More interestingly, amongst current Lib Dem supporters attitudes are far more positive towards a Brown alliance than a Cameron one. 34% of current Lib Dem supporters would be more likely to vote for the party if they allied themselves with Brown, with 24% against. Only 23% were more likely to vote for the party if they allied themselves with Cameron, while 34% were against.

An important caveat is that the polling is a year out of date now, so public attitudes towards David Cameron and Gordon Brown have probably changed. The Lib Dem presentation goes on to make the sound point that even if there is a hung Parliament, the decision will probably be made by the Parliamentary arithmatic, but – back in Spring 2007 at least – it looks as though Lib Dem supporters would have been much happier to see their party supporting a Brown government rather than a Cameron one.


While the 16 point Tory lead on Sunday provided big headlines and no doubt cheered up Conservatives across the country, I suspect even the most rabid Tory suspected in their heart that it was probably an outlier and that the lead would return to more normal levels in the next YouGov poll. The latest ICM poll however suggests there may indeed have been some sort of shift in public opinion.

The monthly ICM poll for the Guardian has topline voting intention figures, with changes from their poll conducted last week, of CON 42%(+2), LAB 29%(-2), LDEM 21%(+1). The poll was conducted between the 14th and 16th, so would have included David Cameron’s speech to the Tory spring conference.

The Conservative lead of 13 points is the largest I can find looking back at ICM polls since 1987. While it’s smaller than the 16 point lead the Tories enjoyed with YouGov at the weekend, this seems to be a pattern between ICM and YouGov recently – the higher levels of Lib Dem support reported by ICM are at the expense of the Tories. Whichever pollster is correct, they seem to be interpreting the same underlying position.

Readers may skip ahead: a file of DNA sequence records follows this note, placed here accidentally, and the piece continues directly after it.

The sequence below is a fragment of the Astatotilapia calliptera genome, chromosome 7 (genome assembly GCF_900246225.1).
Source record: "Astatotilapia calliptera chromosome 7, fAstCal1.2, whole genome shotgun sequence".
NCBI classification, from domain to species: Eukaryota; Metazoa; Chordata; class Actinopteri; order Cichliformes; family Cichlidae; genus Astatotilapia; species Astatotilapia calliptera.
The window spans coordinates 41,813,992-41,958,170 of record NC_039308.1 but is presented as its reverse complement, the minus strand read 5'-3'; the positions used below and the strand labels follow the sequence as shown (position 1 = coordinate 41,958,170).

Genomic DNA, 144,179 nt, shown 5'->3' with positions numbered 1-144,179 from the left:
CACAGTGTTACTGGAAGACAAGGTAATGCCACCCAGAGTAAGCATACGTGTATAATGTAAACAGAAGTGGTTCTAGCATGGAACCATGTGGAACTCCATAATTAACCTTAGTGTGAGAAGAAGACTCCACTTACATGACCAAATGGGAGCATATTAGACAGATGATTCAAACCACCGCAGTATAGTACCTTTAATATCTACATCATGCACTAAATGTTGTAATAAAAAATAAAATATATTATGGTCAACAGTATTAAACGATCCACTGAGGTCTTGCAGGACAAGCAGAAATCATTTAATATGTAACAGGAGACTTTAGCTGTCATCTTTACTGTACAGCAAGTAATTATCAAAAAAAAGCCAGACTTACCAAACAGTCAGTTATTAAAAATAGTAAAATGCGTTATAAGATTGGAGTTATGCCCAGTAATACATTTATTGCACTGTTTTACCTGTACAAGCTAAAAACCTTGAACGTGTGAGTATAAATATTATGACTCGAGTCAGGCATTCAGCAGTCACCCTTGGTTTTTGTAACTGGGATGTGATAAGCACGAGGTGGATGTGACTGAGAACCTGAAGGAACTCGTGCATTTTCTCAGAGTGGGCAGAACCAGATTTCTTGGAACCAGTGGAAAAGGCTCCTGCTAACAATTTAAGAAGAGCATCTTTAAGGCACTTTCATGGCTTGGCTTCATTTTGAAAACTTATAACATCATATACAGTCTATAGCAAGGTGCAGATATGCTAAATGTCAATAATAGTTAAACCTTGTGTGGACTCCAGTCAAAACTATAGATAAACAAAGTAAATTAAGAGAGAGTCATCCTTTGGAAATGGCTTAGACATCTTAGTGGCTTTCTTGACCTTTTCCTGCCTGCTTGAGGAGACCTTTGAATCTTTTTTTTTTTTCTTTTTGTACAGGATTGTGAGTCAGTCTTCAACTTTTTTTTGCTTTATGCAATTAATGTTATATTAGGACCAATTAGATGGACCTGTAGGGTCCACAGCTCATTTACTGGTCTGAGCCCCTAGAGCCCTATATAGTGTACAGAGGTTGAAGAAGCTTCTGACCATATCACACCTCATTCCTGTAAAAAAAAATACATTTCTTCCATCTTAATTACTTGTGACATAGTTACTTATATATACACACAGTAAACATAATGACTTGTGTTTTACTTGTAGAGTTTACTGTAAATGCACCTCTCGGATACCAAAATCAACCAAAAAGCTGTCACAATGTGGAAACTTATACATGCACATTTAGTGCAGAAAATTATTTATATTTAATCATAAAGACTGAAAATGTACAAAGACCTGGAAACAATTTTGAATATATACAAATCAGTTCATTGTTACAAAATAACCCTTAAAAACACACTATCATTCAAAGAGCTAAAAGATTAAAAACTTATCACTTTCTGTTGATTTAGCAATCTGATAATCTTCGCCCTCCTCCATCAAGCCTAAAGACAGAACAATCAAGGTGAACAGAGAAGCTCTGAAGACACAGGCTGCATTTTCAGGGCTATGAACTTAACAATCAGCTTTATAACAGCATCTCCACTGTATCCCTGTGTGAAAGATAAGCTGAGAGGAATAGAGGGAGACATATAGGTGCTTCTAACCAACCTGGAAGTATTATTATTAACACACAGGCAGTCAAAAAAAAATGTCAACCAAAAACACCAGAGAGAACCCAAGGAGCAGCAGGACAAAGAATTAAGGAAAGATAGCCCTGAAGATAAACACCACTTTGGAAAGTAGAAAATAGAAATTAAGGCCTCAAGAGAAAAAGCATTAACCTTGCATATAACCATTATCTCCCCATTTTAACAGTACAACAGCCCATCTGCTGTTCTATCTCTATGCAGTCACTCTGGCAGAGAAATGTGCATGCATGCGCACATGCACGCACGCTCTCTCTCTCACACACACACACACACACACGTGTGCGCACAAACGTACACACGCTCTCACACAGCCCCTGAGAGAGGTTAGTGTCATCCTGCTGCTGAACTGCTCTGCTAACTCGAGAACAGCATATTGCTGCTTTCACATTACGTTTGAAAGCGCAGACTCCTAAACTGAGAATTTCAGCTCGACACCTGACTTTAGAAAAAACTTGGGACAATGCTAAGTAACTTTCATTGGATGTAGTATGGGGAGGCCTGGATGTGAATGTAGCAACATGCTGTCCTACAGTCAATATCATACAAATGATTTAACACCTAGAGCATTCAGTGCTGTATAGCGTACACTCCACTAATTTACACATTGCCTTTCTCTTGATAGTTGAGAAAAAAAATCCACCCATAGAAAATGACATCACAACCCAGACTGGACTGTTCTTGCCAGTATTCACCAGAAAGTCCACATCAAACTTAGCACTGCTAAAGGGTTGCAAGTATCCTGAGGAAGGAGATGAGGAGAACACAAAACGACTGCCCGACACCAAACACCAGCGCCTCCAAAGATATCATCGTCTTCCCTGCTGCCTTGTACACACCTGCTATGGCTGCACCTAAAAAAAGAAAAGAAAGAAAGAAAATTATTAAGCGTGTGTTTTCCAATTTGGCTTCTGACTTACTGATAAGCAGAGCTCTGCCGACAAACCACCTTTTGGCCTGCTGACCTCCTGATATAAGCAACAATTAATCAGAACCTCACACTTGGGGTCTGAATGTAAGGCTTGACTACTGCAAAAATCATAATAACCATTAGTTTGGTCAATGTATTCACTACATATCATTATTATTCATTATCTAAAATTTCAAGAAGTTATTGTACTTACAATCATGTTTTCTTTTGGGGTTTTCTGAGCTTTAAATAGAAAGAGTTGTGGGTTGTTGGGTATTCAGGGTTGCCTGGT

Asked about who they trust more with the economy, ICM found an 8 point lead for the Conservatives, 40% to 32%.

It appears that, for whatever reason, the budget has heralded a fall in confidence in Labour’s economic management and a decisive switch towards the Conservatives. While we’ve got a couple of polls confirming it, what we can’t tell is whether it will last at all. If it does we are in a new game – it’s the sort of lead where David Cameron is going to stop facing questions about why he isn’t doing better, and is instead going to end up facing more criticism from his own troops about why he isn’t being bolder. Labour would start facing assumptions of their defeat in the media and itchy backbenchers with the minds focused by possible unemployment.

UPDATE: Tables now up on ICM’s website here. The difference between the lead here and the lead in YouGov’s poll was actually mostly down to ICM’s topline adjustment for the “spiral of silence” – the theory that some people who say don’t know are actually supporters of an unpopular party who are too bashful to admit it to the interviewer. While people still refer to this an as adjustment to make up for “shy Tories”, for the past five years at least it’s normally favoured “shy Labourites”. This month ICM’s unadjusted figures would have been CON 43%, LAB 28%, LDEM 21%.